There are millions of guides on the Internet to changing the hard drive on an iMac. Most of them are wrong.
This isn’t going to be another one of those guides, because, frankly, there’s more than enough noise, and for a large percentage of the Mac market, it’s something that they’d probably pay a professional to do. But on with my story…
I’ve spent a large quantity of time this week trying to fix an ailing (and rather solidly out of warranty) iMac. It froze up on Tuesday to the point where the only option was to power it down. Resetting the PRAM (always a favourite of the fix-it-yourself-Mac brigade, said to be good for anything from network woes to hard drive fails to ingrowing boils, as far as I can tell) several times did nothing.
So on Wednesday, it was off to the Genius Bar at Castle Towers for an appointment to see how much repair might cost. Annoyingly, a PRAM reset in-store actually worked, and one quick repair on the drive and we were away. A special gold star to the Genius who dealt with me; I think he was both relieved not to be doing another iPhone 4 swap, and that I knew about complex things like backup.
(sidenote: The moral of this story is backup. Backup, Backup, BACKUP.When did you last backup? If the answer is “never”, I’m going to come round there and put an axe through your computer. You’ll learn fast after that)
Anyway, returning home, the machine seemed fine… for about half an hour, after which point it locked up again. Multiple PRAM resets later and a Lion USB install found the disk… and declared it unrepairable and unverifiable.
Bugger. Damn and blast. I’d seen the odd video on how tricky hard drive repair was, and I wasn’t entirely sure that it was the hard drive at fault; it could well have been the controller for said drive given that the optical drive is also more or less kaput. But I had a spare drive, and I was annoyed enough to go forth and try the replacement job myself. After all, if the system was kaput, I’d lose nothing but a few scraped knuckles, and if it worked, I’d save myself the replacement cost. These things aren’t exactly cheap to replace, you know?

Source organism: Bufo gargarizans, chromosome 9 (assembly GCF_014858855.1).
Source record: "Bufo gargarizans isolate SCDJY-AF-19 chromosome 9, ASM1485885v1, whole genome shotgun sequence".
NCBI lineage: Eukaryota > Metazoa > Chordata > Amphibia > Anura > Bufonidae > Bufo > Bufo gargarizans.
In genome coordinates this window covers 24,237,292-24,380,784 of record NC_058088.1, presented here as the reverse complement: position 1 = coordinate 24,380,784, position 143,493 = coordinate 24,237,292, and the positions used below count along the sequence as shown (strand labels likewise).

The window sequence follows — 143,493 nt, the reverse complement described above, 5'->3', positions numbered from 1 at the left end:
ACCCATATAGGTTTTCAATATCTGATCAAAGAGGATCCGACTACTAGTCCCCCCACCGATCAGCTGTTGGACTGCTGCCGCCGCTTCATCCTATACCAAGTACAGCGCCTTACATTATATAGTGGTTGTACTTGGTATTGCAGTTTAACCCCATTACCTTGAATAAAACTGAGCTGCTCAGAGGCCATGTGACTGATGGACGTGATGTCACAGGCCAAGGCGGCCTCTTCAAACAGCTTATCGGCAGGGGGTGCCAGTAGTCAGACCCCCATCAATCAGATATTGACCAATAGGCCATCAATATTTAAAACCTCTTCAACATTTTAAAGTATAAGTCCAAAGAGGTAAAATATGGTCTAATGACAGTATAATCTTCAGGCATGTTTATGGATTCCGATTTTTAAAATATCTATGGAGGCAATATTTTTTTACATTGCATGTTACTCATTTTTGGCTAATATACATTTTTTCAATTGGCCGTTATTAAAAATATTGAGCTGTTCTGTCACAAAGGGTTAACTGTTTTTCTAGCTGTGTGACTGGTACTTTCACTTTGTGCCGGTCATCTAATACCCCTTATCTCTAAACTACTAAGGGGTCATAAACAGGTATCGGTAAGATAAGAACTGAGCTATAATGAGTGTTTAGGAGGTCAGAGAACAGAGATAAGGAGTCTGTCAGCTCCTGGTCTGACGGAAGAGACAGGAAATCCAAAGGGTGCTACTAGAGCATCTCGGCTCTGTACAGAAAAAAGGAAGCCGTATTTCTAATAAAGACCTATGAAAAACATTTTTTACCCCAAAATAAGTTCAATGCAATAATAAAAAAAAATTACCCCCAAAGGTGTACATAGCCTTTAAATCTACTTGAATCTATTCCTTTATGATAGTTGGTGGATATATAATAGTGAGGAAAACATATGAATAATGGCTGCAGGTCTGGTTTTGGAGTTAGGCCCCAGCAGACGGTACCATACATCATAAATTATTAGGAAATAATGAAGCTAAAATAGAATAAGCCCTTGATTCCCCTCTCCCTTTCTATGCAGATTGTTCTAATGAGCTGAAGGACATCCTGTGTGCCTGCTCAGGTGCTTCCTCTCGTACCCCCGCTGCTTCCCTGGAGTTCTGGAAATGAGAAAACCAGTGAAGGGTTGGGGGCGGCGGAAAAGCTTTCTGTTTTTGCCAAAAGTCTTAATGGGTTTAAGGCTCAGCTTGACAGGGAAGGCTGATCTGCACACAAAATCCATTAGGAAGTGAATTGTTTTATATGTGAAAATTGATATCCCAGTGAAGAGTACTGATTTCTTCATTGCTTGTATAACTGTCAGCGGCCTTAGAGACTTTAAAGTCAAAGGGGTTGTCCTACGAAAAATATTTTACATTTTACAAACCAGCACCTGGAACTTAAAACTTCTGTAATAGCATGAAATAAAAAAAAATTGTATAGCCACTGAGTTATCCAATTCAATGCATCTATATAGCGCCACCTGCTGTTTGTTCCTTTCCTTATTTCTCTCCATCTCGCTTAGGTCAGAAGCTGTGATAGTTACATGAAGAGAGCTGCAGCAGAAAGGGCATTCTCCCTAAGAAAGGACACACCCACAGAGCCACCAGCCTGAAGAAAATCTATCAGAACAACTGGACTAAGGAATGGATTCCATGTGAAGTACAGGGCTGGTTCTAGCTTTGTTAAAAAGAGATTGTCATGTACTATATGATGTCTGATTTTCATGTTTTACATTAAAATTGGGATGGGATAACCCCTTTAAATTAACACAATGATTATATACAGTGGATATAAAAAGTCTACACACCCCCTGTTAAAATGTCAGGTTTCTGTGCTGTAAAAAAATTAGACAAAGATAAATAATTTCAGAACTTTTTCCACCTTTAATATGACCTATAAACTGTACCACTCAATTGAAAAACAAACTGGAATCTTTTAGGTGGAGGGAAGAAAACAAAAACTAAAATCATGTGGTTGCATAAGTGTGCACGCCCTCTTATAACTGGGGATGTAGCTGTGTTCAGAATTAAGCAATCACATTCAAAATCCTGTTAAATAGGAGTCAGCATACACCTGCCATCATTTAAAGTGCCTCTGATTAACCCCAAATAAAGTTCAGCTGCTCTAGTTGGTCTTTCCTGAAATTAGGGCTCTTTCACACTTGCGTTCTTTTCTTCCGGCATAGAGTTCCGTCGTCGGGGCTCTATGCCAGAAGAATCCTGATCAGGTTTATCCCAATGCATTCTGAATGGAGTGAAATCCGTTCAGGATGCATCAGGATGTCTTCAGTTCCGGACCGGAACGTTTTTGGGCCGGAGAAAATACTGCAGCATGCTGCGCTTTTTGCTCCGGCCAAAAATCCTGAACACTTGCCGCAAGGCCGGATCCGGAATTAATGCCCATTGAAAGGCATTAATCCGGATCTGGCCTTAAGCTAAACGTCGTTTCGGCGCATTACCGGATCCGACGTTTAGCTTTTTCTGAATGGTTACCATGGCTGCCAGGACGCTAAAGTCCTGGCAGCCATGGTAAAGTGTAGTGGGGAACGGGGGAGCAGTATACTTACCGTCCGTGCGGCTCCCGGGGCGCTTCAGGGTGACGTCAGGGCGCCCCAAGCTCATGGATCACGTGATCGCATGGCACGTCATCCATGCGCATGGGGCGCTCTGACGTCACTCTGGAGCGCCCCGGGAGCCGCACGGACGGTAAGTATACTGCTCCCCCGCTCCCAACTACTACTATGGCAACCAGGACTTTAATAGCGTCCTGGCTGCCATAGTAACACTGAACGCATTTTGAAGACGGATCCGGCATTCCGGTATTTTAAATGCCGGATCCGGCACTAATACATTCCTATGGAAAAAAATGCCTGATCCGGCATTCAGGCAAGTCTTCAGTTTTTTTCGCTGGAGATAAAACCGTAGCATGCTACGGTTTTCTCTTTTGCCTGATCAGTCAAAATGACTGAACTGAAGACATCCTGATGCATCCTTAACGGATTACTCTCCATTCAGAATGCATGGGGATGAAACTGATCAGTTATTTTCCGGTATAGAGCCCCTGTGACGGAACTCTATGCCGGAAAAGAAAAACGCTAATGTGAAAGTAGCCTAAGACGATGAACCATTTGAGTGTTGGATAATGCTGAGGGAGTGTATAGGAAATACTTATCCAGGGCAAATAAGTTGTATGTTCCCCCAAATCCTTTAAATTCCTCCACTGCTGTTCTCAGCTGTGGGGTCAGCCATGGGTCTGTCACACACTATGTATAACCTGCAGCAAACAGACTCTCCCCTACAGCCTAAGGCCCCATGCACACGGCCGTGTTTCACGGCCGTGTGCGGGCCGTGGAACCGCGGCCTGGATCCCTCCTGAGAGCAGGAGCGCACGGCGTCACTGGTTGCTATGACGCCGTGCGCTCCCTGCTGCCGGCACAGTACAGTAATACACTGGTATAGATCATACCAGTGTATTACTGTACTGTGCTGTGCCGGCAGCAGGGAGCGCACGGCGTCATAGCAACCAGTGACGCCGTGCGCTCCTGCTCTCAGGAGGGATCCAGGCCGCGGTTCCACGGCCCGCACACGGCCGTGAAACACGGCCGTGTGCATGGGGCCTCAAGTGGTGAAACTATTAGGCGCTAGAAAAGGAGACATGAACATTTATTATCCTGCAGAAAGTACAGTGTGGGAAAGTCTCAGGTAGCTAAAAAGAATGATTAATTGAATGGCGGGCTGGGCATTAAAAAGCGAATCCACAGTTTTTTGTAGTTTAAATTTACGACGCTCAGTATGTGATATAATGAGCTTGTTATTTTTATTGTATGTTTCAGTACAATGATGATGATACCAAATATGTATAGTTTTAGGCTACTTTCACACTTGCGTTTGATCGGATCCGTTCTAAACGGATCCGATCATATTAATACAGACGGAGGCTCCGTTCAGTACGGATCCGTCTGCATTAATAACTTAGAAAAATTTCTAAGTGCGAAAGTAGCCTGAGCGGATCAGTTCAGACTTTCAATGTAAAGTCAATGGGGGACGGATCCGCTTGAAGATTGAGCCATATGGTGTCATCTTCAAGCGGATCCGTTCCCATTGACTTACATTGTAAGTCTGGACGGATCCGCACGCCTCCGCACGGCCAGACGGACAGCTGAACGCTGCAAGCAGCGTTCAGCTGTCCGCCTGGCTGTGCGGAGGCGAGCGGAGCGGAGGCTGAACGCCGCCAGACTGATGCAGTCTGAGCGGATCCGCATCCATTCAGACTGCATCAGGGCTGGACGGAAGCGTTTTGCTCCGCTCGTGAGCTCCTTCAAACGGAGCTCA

But first, I set out to do some research. There’s a lot of guides out there. Videos even, which would seem the obvious choice for this kind of tutorial. A YouTube search reveals no less than 390 results for “iMac Hard Drive Replacement”. Having spent some time watching more than a few of them, it struck me that an awful lot are, to put it rather bluntly, awful.
Top Five Tips for anyone wanting to make an iMac repair video:
1) Don’t bother talking up how cheap drives are, or what you’re going to do with the iMac you’re showing off, or what can be done with more space, or how you like or dislike Apple’s replacement policy. Nobody cares. They’re watching your video because they’re going to do the task at hand, not learn why you might.
2) Identify the exact model you’re working on. There are revision differences, and plenty of the videos I watched bore very little resemblance to the innards of my particular Mid-2007 iMac.
3) Learn your screwdriver name/numbers. Saying “You’ll need a torx driver” doesn’t work if you don’t specify the size, for example
4) Take your time. Sure, you can speed up the bits where you’re unscrewing really obvious screws, but not so much for more complex cables. It’s fine to zoom in, make sure the focus is good, and so on, which leads me to…
5) GET YOUR DAMN HEAD OUT OF THE WAY. So many videos made this mistake. Again, you’re not the subject; the repair is.
Other observations: Apple makes these things SOLID. Well constructed and genuinely quite tough (and a bit nerve wracking) to pull apart. I’m a little blasé about such things, but even I had my moments of doubt, especially when trying to shift the hard drive clip, which simply would not move. Even though all the guides said it would. Eventually, I went lateral on the advice of my wife, and unscrewed the clip itself from the side and shuffled the drive out laterally.
After about ninety minutes of quite solid work, I managed to fit the new drive, screw in the relevant panels, screws, LCD display and screen protector (another whinge; many guides say you’re “lifting the LCD off” with plungers as an early step. That ain’t the LCD, folks.) and face the moment of truth by powering it on.
(Another side note: Many guides suggest using professional plungers to remove the LCD protective cover. I did mine with a pair of GPS screen mounts. Necessity being the mother of invention, and all that. Worked well.)
And it worked! Lion installed, and I set to restoring from a Time Machine backup overnight, because such things are slow and I was very tired and more than a little bit sore.
Fade to black… or so it seems, until the orchestra music rises up again, revealing the false finish!
Sadly for me, my story doesn’t have a happy ending there. This morning, it all seemed fine, but as an added precaution (remember the whole “backup is the moral of this story” thing? I do practice what I preach) I set up a fresh Time Machine image on a brand new 1.5TB drive.
But it failed. The drive wasn’t recognised reliably, and Lion kept complaining that I was rapidly unplugging and replugging it when I wasn’t in fact touching it. When I power cycled the iMac… it lost the main hard drive again. Yet another quick PRAM reset fixed that, but I know when I’m flogging a dead iHorse. This simply isn’t reliable as a production machine of any stripe any more.
The iMac in question can go to the kids (it matters less if a game they’re playing dies on them than if my work goes down the drain), and I’ve ordered a new one. If anyone has any spare cash lying around in their money bins, Scrooge McDuck style, feel free to throw me some pennies; I’m going to need them.